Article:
Behold…The Rational Wine Consumer

grocerystorewineIn March, after a multi-year political battle, the Governor of Texas did not sign a law allowing sales of wine in grocery stores. Instead he signed a bill allowing cities and counties to vote on whether to sell wine in grocery stores.

In June campaigns in a number of Tennessee cities began to gather signatures to put the question of whether wine should be sold in grocery stores there on the November ballot.

Yesterday, after only three months, it was announced that enough signatures had been gathered in 80 cities to put the wine in grocery store question on the November ballot.

I have a feeling that after the votes in these 80 cities are counted after the November elections it will become clear that a much more efficient remedy to this question would have been to either 1) simply pass a law allowing grocery store sales of wine everywhere or 2) have a state-wide vote on the question.

In the end, consumers always prove they want rational convenience, even where alcohol is concerned.

Remarkably, there are still 11 states where wine may not be sold in grocery stores. These 11 include New York. There a coalition of retailers has beaten back commonsense attempts to change that law by claiming grocery store sales of wine will put them out of business. This despite the fact that laws proposing grocery store wine sales have also included proposals to allow the ownership of more than one liquor store…currently the law.

Every plea you see in any state to keep wine out of grocery store sales is a slap in the face to consumers and a protectionist bid. Nothing less, nothing more.

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12 Responses

  1. Carl - September 4, 2014

    Other than New York, we have never lived in a state that didn’t allow sales in grocery or convenient stores. I don’t find any advantage in this. Can’t remember buying wine any place except in wine and liquor retail outlets and online. This reason is not just the predictable selection in other markets, but the manner in which they are retailed; standing up in a warm or even hot environment. In small grocers and convenient stores I see the same bottles of the shelf for months, even years!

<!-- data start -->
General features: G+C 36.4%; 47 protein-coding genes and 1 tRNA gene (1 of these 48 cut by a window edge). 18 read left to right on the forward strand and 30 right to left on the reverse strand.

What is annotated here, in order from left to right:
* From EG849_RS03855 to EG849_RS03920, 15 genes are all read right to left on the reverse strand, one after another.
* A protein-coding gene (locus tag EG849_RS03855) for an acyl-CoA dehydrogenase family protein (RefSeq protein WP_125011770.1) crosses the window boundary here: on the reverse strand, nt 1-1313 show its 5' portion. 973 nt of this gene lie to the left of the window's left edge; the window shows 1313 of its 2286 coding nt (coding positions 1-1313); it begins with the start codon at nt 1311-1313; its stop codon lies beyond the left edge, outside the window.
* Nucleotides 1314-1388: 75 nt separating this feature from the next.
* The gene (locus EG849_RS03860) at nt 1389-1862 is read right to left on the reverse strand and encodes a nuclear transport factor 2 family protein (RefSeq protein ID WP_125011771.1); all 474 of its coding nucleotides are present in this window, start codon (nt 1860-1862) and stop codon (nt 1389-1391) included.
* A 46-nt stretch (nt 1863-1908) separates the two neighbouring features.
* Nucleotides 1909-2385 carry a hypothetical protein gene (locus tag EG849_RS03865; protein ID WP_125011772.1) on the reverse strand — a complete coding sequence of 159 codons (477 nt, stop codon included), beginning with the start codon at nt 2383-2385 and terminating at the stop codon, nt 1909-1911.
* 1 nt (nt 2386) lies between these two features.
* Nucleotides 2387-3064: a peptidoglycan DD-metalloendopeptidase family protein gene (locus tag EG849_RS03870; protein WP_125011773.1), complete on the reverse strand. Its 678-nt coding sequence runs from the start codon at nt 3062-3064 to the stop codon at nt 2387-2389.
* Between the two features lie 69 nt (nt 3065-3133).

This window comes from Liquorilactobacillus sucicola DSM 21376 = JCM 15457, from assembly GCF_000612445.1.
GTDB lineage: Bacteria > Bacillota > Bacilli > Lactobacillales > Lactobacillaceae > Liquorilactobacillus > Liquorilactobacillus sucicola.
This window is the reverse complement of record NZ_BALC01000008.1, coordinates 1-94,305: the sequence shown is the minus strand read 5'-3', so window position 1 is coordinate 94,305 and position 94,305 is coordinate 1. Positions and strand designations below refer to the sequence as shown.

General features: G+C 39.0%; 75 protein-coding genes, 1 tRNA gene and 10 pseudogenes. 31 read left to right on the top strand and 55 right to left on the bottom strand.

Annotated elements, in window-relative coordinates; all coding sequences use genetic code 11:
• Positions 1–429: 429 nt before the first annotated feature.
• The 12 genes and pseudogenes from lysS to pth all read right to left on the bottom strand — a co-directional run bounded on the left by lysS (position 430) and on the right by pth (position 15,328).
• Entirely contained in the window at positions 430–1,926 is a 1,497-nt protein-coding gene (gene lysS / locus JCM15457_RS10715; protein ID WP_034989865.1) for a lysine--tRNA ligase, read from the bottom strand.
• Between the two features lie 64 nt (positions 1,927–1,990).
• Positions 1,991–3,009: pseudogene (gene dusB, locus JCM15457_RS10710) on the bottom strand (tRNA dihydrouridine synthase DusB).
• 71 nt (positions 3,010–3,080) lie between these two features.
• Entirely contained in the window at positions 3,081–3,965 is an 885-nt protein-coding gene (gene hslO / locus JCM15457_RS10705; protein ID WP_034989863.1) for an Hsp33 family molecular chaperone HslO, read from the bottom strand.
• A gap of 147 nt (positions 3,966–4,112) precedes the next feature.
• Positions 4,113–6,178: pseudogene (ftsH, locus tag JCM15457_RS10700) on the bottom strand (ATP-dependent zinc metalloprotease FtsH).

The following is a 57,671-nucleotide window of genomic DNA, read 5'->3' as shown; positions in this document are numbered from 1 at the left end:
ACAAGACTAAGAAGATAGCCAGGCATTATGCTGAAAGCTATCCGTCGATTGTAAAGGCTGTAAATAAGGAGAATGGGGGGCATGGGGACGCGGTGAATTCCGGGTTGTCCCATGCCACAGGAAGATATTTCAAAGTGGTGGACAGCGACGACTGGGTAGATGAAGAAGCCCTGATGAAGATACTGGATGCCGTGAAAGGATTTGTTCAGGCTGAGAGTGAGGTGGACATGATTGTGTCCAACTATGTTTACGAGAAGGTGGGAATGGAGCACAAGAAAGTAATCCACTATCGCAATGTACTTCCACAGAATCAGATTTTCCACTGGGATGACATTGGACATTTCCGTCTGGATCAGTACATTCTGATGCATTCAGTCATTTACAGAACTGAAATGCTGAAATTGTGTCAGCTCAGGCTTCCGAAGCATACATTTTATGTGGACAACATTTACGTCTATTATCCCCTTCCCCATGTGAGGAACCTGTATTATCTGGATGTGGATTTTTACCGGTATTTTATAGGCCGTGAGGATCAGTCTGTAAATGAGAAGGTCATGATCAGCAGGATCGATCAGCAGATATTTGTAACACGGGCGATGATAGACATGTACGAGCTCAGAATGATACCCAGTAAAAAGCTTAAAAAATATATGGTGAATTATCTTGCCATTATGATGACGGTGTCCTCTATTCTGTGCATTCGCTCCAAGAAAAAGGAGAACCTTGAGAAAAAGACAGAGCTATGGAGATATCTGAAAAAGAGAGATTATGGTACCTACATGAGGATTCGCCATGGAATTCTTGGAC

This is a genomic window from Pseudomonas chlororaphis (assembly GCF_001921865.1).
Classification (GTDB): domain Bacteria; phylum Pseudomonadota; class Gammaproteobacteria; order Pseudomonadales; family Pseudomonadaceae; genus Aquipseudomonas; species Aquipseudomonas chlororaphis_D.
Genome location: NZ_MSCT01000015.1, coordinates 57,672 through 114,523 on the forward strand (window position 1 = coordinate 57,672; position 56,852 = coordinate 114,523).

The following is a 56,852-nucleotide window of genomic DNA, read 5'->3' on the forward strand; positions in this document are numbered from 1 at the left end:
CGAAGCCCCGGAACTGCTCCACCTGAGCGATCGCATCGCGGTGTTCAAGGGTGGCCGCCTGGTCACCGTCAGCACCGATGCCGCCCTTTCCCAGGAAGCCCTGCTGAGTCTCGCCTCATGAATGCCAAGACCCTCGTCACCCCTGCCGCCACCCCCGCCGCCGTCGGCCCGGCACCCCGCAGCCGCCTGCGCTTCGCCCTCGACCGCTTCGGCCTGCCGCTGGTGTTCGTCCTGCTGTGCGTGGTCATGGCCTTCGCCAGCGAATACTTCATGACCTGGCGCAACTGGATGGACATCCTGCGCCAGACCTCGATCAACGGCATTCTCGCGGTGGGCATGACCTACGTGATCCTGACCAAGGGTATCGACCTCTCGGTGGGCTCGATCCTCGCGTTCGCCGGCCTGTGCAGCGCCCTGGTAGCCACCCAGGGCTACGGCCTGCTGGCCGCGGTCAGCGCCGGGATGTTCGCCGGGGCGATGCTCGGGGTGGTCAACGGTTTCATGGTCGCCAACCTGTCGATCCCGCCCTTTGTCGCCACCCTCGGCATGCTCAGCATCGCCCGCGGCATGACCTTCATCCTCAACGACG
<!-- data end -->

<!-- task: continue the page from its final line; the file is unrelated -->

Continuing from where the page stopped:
2. Tom WARK - September 4, 2014

    What a shame. That’s not my experience. I’ve witnessed a number if really outstanding grocery store wine departments, bothe large and small and in a number of states.

  3. Scott - September 6, 2014

    Tom, since I live in Tennessee, I can tell you that the effort to put wine in grocery stores here has nothing to do with any populist groundswell from the general public and everything to do with the big-box national grocers and the money they are able to bring to bear with our state legislature. Putting aside the question of whether wine should or should not be made more available in more venues, the laws here have been the same since Prohibition ended. During all that time until now, there was no hue and cry from the public over this issue. What changed? The ascendency of huge national retail grocery chains and their increased ability to use their money to influence governments to their advantage. A few hundred single-location mom-and-pop liquor and wine retailers were simply outgunned in terms of money and influence by Kroger, Target, and Wal-Mart. You’re rooting for Goliath against David.